Ukrainian refugees in Poland get help for trauma you can not see – mental health.

Warsaw, Poland

Eight-year-old Yana went to gymnastics classes six days a week at home near Odessa, Ukraine.

Now she can only practice herself on a spot open floor in a refugee center here in the Polish capital.

Yana is one of millions of Ukrainian children dealing with change: forced to leave her home, her passions and her father in the wake of Russian President Vladimir Putin’s brutal invasion of their country.

“There were explosions there and stuff like that,” she said quietly, remembering she heard more than she actually saw.

“I’m just not afraid of it,” she added.

Her mother, Liudmyla Bats, said that Yana is very strong and said that she hopes that when her daughter tells her that she is okay, then she really means it.

But as she sat in her bathrobe after a welcome shower in the Arena Ursynów, a sports complex now used to temporarily house Ukrainian refugees, Bats spoke of her own trauma.

“Even here, every time I hear some noises, and when the plane is flying, I’m scared,” she said.

Bats and her children enjoy the well-documented generosity of Poles – shelter, food, even a table filled with pencils and paper that Yana can use while attending virtual school on her phone.

But less well known is the help provided by Polish leaders and private organizations to Ukrainian refugees dealing with what we cannot see: the mental health of most women and children who crossed the border.

More than 2.5 million Ukrainian refugees have fled to Poland, and according to Warsaw Mayor Rafal Trzaskowski, there are about 300,000 in the capital alone. He said that 100,000 are children and that 15,000 Ukrainian refugees are already enrolled in Polish schools – some with his own children.

“I talk to my children because they go to Warsaw schools with Ukrainian children. They say those children are incredibly robust, but you never know what’s beneath the surface. And that’s obviously one of the biggest problems. I mean, health care – mental health, ”said the mayor.

Trzaskowski said he has temporarily instructed many of the city’s psychiatrists, psychologists and other mental health services to help the Ukrainian refugees.

Private organizations also prioritize care – leaving leaflets at train stations so they can see the arriving refugees.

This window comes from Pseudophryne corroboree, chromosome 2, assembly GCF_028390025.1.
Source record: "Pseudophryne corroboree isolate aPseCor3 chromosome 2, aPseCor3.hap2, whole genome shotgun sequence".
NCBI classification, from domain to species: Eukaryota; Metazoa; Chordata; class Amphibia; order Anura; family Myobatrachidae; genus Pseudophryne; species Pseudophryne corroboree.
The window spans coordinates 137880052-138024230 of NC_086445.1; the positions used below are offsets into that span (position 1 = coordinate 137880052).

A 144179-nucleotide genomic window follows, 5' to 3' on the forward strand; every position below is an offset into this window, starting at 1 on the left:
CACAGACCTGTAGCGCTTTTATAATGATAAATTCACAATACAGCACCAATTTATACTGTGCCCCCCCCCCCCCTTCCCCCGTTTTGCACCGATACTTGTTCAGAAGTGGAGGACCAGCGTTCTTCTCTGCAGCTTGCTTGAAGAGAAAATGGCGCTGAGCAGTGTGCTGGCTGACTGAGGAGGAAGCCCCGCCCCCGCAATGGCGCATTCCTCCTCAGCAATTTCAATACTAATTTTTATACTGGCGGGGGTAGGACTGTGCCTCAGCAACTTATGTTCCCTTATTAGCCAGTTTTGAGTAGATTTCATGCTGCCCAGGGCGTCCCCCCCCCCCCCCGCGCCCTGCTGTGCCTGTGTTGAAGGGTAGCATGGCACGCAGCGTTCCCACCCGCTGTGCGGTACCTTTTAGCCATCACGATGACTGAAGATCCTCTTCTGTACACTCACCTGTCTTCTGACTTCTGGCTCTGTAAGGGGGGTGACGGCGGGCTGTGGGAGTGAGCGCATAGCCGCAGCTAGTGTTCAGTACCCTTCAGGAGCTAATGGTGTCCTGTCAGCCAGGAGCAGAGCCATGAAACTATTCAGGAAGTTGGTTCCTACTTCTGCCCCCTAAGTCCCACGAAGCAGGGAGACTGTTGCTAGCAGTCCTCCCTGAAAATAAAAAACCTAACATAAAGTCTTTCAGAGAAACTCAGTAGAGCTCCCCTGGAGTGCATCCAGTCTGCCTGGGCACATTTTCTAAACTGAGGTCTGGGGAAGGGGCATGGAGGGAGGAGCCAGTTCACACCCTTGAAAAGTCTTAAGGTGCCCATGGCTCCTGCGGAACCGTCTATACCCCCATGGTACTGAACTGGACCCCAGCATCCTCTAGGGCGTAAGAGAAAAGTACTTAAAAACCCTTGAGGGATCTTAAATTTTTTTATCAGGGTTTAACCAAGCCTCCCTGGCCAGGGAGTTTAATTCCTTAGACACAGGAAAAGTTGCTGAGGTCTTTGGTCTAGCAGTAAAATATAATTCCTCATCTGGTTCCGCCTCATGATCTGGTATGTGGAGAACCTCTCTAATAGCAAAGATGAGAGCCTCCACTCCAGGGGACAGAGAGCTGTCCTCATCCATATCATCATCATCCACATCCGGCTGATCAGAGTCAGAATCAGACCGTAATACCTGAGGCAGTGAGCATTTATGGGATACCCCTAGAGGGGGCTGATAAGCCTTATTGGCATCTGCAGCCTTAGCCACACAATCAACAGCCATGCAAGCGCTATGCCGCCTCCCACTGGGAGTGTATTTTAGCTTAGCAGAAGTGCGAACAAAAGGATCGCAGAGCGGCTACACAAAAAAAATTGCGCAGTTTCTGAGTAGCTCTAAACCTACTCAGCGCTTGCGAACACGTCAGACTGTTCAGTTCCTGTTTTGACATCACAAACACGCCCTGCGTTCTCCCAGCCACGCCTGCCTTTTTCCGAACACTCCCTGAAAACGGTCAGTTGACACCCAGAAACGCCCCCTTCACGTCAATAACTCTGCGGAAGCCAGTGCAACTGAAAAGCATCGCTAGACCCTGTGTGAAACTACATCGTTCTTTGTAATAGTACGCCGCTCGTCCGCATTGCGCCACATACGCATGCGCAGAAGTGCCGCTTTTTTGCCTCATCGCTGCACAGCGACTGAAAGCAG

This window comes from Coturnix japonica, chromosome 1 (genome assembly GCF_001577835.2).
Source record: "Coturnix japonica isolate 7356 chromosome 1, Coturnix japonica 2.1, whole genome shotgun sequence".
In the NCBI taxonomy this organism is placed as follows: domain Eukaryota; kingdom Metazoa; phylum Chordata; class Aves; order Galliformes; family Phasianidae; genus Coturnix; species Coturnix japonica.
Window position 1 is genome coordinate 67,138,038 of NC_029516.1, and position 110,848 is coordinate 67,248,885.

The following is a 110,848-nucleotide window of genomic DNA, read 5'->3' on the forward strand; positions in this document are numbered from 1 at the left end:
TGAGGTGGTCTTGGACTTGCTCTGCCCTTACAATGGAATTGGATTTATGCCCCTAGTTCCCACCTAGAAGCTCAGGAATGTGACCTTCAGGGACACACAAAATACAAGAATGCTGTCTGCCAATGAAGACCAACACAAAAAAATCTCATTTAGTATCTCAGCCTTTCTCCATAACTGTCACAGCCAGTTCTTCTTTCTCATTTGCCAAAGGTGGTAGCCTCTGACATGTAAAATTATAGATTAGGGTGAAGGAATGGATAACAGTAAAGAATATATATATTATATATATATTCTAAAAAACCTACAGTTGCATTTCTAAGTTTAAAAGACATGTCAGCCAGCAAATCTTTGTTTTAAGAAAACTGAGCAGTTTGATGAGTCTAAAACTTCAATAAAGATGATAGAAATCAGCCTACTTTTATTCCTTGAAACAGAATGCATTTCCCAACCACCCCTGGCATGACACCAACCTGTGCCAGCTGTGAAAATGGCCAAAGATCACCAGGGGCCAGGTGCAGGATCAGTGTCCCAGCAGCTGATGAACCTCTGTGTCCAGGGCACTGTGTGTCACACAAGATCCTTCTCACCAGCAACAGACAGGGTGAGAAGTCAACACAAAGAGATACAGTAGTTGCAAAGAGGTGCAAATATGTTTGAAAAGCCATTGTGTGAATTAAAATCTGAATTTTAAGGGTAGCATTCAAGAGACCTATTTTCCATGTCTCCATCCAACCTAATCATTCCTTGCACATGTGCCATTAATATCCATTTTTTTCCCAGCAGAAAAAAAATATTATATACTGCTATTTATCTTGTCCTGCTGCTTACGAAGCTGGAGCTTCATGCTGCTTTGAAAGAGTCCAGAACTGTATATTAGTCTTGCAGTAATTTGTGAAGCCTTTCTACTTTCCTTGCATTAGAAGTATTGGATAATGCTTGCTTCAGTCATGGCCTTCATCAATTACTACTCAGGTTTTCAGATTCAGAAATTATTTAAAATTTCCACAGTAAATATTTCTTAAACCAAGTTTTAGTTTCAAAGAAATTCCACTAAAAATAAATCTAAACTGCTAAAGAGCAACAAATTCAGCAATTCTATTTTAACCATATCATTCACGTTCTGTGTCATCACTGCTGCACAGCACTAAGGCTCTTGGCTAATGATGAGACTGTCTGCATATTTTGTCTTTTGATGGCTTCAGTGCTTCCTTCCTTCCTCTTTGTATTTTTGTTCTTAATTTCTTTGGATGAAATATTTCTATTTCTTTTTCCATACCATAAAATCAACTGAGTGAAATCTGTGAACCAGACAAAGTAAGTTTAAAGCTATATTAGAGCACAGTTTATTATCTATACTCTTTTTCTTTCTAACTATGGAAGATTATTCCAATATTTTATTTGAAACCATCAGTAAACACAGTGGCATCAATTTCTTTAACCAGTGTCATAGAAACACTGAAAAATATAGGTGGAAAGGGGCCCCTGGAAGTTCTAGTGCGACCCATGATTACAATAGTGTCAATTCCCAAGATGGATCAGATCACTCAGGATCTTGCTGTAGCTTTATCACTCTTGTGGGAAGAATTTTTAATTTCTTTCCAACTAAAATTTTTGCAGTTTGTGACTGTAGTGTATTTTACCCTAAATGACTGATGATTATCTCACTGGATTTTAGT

“We’re all traumatized, especially after what we’ve seen on TV in recent days. And some of those kids just escaped bombs. Some of them saw members of their family being killed. I mean, that’s something we’re having trouble with. to imagine us, “said Trzaskowski. “We have a lot of traumatized children in Warsaw who need help.”

“My friends from Ukraine tell me that they can focus on fighting and rebuilding their country because we take care of their families and their children,” he added, referring to the men who remained.

The emphasis on mental health is a very modern approach to the care of war refugees. It is not so long ago that it was an afterthought, if at all a thought.

In a Jewish Hillel center in the center of Warsaw, Milena Konovalova leads group therapy sessions for refugee women. She recently fled Ukraine herself.

“Every woman needs another woman who can listen to her,” she said. “Before the war in Ukraine, I worked as a female psychologist. I only worked with women, and I understand how important it is for women to talk, to talk to other women. ”

Konovalova is not Jewish, but the Hillel Center is one of many organizations that open their doors to all Ukrainians with any kind of need.

During a recent session, Konovalova and five other women sat around a table covered with rose petals in what she calls a circle of women.

The lyrics to the song “Be Yourself” by the Peruquois filled the room as the women took turns lighting candles. Emotions rushed to the surface. Tears flowed as the women banded together and shared their experiences.

While the women talked, their children played in a makeshift day care center on the other side of the room. Some of them were too young to understand, just happy to play with toys and other children.

But some of them understand. Young girls like eight-year-old Antonina, who said she knows she’s in Poland because of the war.

“Because Putin has something on his mind,” she explained.

It turns out that not all adults make good decisions, we said during our conversation.

“When it comes to Putin, yes,” Antonina shot back.

The refugee children, like children in the United States, already had mental health problems from being isolated for almost two years with the pandemic. Now, after leaving the warm comforts of home, not to mention their fathers who stayed in Ukraine to fight, every step towards a pre-pandemic normality has been cruelly interrupted.

Their mothers across the room are seeking emotional support to help themselves and put them in a better place to meet their family’s needs and traumas.

“When we talk to other women, we hear that we have the same problems, and when we see our situation from a distance, we can solve it,” Konovalova explained.

“The most prominent trauma is that women do not see tomorrow. They are not safe, they doubt, they are scared or scared, they do not feel protected anywhere, ”she said. “And it is important to convey to them that it is tomorrow, that they are a warm and safe place, that the children must have porridge tomorrow, and she will be able to put him in, go for a walk with the child. It is important to know that tomorrow will happen. ”

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